Monday, November 19, 2007

Knowledge-sharing is the new way to network

The adage "It's not what you know, it's who you know" is not 100% accurate, especially not in today's knowledge economy where a professional's value lies chiefly in his or her knowledge.

Linkedin, the popular networking site for professionals and managers, has in fact enabled people to share and show their knowledge through the Linkedin Answers service, which is free of charge.

Therefore, since a professional's knowledge will be increasingly visible to the whole wide world (to the extent that he is willing and able to share it), then what a person knows will likely become as important as -- if not more important than -- who he knows.

Indeed, when recruiting new talents, employers don't care so much -- unless it's a sales job -- about a person's number of connections as much as what the candidate knows and what professional capabilities flow from that knowledge.

In short, a connection can only open doors for you; you still have to tap dance, so to speak, in order to prove to the potential employer or client that you can do the job.

The critical importance of one's knowledge and professional capability thus changes the networking game from one of "making connections" to one of "sharing knowledge."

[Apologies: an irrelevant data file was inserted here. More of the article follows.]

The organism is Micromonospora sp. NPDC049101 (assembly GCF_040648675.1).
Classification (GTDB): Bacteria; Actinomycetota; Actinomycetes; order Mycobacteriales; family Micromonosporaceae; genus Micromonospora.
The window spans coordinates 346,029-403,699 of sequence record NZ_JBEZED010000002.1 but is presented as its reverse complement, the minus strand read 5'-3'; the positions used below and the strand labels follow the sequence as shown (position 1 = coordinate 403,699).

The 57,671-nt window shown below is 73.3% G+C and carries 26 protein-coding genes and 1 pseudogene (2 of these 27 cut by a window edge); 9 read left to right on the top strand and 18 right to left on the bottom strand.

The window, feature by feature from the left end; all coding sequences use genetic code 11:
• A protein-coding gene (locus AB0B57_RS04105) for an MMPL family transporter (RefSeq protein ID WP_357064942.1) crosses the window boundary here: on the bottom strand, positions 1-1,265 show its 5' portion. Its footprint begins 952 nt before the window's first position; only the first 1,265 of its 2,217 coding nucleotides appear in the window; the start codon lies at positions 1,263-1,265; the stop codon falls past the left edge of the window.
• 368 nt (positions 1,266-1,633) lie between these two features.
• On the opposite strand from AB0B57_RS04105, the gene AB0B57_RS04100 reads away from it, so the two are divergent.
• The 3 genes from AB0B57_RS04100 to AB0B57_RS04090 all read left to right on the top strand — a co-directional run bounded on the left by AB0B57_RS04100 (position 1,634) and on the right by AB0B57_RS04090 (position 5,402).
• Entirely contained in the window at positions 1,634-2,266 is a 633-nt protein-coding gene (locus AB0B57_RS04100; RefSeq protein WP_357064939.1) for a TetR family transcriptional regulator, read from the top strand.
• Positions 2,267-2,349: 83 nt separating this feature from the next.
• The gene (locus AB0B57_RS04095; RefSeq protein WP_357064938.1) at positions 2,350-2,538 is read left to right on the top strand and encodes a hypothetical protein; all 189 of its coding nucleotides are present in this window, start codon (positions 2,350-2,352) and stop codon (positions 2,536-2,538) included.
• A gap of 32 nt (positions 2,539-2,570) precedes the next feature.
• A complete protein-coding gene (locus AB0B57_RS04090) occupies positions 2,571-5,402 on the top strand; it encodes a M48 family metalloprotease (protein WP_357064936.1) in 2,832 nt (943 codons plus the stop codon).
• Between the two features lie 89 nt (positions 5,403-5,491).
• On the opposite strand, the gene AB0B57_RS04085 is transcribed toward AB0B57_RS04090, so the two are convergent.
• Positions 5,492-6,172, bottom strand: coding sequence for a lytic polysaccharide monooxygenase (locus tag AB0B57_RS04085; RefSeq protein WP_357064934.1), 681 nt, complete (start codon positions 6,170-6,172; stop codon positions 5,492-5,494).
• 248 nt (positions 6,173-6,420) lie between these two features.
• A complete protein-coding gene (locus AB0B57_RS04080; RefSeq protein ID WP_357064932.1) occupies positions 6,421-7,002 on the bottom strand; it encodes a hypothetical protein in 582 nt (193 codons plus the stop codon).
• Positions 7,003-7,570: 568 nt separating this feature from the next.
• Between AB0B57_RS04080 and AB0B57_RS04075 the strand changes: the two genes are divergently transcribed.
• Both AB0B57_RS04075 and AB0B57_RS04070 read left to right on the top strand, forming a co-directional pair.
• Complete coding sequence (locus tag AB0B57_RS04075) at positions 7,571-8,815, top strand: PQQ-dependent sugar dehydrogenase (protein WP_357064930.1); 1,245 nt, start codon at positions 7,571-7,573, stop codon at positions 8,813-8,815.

To be more precise, the networking game is no longer about the quantity of one's connections, but the quality of one's knowledge.

It's also about one's willingness and ability to share one's knowledge. As the saying goes, "knowledge shared is power multiplied." Sharing knowledge will empower everyone while encouraging others to share their knowledge in return. This principle of reciprocity never fails because it is part of human nature: the more we receive from others, the more we feel compelled -- if only for moral reasons -- to give back.

This is why participating on Linkedin Answers is so crucial. It's a virtuous cycle where the more one gives, the more one receives.

This sharing and learning can become quite addictive too! But it is a healthy and positive sort of addiction where participants are psychologically and socially motivated to share their valuable knowledge while gaining from the vast pool of wisdom consisting of the collective experience of thousands of other Linkedin users.

Linkedin even offers rewards for people who provide "best answers" (as determined by the person asking the question). Such knowledgeable people are recognized as "experts," although the term is just a recognition of the value and usefulness of their answers and does not really make them true experts in the traditional sense of the word.

The key idea here is that networking will focus more and more on knowledge and knowledge-sharing, not the (often mindless) accumulation of business cards in one's Rolodex or the multiplication of connections on Linkedin.

The challenge for professionals then will be to identify what it is that they know best, and to share their knowledge as fast as possible, with as many people as possible, in order to position themselves as knowledgeable experts in their field who can be relied upon to provide guidance, counsel and solutions.